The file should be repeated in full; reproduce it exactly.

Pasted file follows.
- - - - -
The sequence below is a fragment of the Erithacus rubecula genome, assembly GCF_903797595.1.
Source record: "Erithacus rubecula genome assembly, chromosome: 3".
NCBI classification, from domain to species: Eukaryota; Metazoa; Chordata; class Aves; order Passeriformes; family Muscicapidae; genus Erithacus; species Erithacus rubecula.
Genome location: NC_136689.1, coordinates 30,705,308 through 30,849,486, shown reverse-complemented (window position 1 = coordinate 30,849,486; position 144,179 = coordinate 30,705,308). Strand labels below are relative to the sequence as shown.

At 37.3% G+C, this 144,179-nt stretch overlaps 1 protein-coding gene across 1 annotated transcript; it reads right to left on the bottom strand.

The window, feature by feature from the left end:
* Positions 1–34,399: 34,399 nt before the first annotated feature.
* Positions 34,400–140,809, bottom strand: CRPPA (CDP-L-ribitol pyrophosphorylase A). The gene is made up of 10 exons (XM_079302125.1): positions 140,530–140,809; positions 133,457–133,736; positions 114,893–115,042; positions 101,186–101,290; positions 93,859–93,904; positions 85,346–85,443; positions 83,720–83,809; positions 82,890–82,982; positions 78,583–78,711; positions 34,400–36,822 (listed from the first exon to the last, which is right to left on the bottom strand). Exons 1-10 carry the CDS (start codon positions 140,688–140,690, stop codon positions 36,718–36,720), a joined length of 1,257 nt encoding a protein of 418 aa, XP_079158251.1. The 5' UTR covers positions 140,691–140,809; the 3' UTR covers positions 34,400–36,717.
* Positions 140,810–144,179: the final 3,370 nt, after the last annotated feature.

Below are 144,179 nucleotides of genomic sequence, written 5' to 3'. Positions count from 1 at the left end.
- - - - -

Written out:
The sequence below is a fragment of the Erithacus rubecula genome, assembly GCF_903797595.1.
Source record: "Erithacus rubecula genome assembly, chromosome: 3".
NCBI classification, from domain to species: Eukaryota; Metazoa; Chordata; class Aves; order Passeriformes; family Muscicapidae; genus Erithacus; species Erithacus rubecula.
Genome location: NC_136689.1, coordinates 30,705,308 through 30,849,486, shown reverse-complemented (window position 1 = coordinate 30,849,486; position 144,179 = coordinate 30,705,308). Strand labels below are relative to the sequence as shown.

At 37.3% G+C, this 144,179-nt stretch overlaps 1 protein-coding gene across 1 annotated transcript; it reads right to left on the bottom strand.

The window, feature by feature from the left end:
* Positions 1–34,399: 34,399 nt before the first annotated feature.
* Positions 34,400–140,809, bottom strand: CRPPA (CDP-L-ribitol pyrophosphorylase A). The gene is made up of 10 exons (XM_079302125.1): positions 140,530–140,809; positions 133,457–133,736; positions 114,893–115,042; positions 101,186–101,290; positions 93,859–93,904; positions 85,346–85,443; positions 83,720–83,809; positions 82,890–82,982; positions 78,583–78,711; positions 34,400–36,822 (listed from the first exon to the last, which is right to left on the bottom strand). Exons 1-10 carry the CDS (start codon positions 140,688–140,690, stop codon positions 36,718–36,720), a joined length of 1,257 nt encoding a protein of 418 aa, XP_079158251.1. The 5' UTR covers positions 140,691–140,809; the 3' UTR covers positions 34,400–36,717.
* Positions 140,810–144,179: the final 3,370 nt, after the last annotated feature.

Below are 144,179 nucleotides of genomic sequence, written 5' to 3'. Positions count from 1 at the left end.